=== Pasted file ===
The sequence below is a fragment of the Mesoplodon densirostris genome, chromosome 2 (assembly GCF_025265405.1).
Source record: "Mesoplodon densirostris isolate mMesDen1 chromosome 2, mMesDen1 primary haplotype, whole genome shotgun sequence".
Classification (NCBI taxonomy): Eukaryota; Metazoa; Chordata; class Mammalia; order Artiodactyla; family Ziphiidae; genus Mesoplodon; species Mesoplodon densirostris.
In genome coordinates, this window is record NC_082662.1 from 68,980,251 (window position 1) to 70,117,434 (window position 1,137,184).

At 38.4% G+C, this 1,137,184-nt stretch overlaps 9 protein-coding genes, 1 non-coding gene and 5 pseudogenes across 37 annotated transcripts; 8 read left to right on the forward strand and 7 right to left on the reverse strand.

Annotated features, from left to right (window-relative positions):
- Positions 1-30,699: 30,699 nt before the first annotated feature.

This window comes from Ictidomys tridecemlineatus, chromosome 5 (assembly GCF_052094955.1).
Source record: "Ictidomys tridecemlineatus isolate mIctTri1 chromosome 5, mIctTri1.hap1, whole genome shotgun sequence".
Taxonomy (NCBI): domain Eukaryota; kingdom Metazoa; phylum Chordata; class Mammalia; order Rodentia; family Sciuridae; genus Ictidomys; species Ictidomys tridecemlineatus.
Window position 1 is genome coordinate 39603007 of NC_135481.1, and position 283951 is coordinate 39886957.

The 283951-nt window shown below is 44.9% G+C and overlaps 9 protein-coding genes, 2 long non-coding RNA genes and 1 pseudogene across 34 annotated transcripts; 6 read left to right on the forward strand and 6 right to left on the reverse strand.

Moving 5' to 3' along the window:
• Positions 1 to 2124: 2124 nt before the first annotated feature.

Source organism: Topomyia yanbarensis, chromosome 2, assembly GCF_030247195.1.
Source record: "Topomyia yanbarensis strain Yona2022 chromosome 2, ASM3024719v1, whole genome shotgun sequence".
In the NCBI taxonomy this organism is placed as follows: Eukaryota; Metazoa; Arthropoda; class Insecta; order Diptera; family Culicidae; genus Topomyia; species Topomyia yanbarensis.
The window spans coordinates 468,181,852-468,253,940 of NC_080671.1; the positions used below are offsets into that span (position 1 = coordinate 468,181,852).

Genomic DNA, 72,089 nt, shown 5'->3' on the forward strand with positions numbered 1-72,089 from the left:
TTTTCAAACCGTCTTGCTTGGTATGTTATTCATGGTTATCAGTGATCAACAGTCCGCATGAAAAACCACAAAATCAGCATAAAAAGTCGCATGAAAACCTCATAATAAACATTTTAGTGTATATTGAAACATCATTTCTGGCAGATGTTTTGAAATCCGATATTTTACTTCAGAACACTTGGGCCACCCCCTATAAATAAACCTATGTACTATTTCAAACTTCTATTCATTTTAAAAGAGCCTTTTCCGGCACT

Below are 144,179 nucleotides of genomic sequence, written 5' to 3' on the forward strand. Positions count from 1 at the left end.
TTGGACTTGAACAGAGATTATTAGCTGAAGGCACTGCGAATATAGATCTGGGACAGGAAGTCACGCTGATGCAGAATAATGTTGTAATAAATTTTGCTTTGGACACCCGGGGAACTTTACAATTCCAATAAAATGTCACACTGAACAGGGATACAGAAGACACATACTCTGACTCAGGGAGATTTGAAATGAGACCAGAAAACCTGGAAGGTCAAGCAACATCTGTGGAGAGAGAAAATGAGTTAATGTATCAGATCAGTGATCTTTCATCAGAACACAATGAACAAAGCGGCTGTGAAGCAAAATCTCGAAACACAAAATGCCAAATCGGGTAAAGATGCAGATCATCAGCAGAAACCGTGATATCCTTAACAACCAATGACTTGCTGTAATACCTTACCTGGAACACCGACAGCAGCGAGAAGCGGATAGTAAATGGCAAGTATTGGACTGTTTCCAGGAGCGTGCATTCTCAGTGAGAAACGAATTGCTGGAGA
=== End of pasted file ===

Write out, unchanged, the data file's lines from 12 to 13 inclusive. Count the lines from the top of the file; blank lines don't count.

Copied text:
The 283951-nt window shown below is 44.9% G+C and overlaps 9 protein-coding genes, 2 long non-coding RNA genes and 1 pseudogene across 34 annotated transcripts; 6 read left to right on the forward strand and 6 right to left on the reverse strand.

Moving 5' to 3' along the window: